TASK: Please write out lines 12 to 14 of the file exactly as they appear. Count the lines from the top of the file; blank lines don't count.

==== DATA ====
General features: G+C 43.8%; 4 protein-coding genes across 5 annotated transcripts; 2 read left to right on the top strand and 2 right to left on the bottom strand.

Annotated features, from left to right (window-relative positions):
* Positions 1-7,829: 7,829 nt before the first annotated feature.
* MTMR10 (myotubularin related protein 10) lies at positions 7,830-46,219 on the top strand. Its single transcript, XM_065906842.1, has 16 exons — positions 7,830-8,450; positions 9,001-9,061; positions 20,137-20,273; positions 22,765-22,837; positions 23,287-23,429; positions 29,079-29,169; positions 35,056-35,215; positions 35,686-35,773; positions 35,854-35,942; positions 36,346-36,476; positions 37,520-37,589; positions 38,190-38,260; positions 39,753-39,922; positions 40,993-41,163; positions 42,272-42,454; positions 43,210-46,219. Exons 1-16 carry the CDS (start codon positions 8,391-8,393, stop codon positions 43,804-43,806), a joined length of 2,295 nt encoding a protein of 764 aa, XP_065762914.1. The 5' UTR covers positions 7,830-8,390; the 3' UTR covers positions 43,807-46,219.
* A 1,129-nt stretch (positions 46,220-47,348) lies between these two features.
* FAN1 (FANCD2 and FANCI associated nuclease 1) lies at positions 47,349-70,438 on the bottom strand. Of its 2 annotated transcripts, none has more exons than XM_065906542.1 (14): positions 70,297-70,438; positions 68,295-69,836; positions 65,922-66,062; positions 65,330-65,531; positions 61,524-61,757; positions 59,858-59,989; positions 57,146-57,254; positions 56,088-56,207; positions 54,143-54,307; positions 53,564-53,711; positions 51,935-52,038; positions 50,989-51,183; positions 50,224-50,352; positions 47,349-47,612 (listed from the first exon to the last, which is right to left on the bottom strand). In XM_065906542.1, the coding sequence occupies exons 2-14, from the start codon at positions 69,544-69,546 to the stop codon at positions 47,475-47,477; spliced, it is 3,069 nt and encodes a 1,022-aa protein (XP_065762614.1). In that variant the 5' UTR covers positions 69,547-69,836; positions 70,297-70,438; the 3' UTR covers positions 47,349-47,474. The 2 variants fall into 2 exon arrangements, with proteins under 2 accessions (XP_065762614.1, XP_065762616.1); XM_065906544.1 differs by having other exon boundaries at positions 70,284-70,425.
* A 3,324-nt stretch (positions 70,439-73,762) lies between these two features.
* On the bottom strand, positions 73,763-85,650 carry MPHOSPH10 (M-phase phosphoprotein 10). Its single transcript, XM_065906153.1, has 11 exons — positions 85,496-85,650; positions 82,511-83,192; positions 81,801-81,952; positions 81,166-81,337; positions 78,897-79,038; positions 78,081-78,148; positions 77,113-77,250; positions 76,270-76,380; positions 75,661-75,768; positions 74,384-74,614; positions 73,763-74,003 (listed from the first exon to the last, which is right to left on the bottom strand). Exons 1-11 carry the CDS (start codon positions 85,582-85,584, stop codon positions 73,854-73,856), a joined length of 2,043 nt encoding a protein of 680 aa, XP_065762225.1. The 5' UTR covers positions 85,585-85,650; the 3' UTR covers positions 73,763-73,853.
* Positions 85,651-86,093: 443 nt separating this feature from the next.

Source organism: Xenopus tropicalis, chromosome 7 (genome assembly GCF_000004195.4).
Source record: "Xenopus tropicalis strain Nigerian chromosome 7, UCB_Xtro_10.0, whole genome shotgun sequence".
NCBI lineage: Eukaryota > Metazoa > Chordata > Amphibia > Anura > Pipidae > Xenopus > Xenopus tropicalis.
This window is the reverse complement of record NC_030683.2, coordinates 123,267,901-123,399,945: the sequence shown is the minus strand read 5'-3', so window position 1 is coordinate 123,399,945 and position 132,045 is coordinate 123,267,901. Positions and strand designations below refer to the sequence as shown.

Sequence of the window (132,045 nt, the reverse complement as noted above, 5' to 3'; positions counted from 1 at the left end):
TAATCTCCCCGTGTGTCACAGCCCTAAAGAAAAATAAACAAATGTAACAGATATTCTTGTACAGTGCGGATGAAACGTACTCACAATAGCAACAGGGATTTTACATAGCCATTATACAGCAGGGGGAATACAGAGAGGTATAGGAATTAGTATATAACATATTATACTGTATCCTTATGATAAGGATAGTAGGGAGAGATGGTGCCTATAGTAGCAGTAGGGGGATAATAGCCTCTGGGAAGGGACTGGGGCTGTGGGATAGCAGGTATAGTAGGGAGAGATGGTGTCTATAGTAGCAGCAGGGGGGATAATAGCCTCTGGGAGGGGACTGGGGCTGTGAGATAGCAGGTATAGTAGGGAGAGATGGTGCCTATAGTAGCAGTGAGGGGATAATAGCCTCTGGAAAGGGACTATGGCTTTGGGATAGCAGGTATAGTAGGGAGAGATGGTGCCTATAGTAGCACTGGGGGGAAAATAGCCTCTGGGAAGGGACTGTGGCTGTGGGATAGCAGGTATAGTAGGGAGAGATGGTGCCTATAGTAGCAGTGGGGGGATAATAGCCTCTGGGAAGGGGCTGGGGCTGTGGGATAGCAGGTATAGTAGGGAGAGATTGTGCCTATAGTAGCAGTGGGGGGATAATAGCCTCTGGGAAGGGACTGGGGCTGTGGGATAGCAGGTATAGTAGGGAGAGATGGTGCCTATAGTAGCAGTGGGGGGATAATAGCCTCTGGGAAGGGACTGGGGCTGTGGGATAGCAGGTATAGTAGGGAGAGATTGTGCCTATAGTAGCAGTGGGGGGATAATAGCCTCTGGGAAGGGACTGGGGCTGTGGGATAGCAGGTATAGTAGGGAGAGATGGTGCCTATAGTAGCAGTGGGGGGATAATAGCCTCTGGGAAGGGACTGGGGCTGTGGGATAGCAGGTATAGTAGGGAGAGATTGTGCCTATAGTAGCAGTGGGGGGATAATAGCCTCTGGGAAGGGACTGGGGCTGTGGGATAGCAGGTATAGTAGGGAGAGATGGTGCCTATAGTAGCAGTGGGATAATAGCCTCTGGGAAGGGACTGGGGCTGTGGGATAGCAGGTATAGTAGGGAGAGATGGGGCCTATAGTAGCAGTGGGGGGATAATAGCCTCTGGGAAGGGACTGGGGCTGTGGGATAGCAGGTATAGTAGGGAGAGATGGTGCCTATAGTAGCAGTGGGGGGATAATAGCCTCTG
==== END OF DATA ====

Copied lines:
NCBI lineage: Eukaryota > Metazoa > Chordata > Amphibia > Anura > Pipidae > Xenopus > Xenopus tropicalis.
This window is the reverse complement of record NC_030683.2, coordinates 123,267,901-123,399,945: the sequence shown is the minus strand read 5'-3', so window position 1 is coordinate 123,399,945 and position 132,045 is coordinate 123,267,901. Positions and strand designations below refer to the sequence as shown.

Sequence of the window (132,045 nt, the reverse complement as noted above, 5' to 3'; positions counted from 1 at the left end):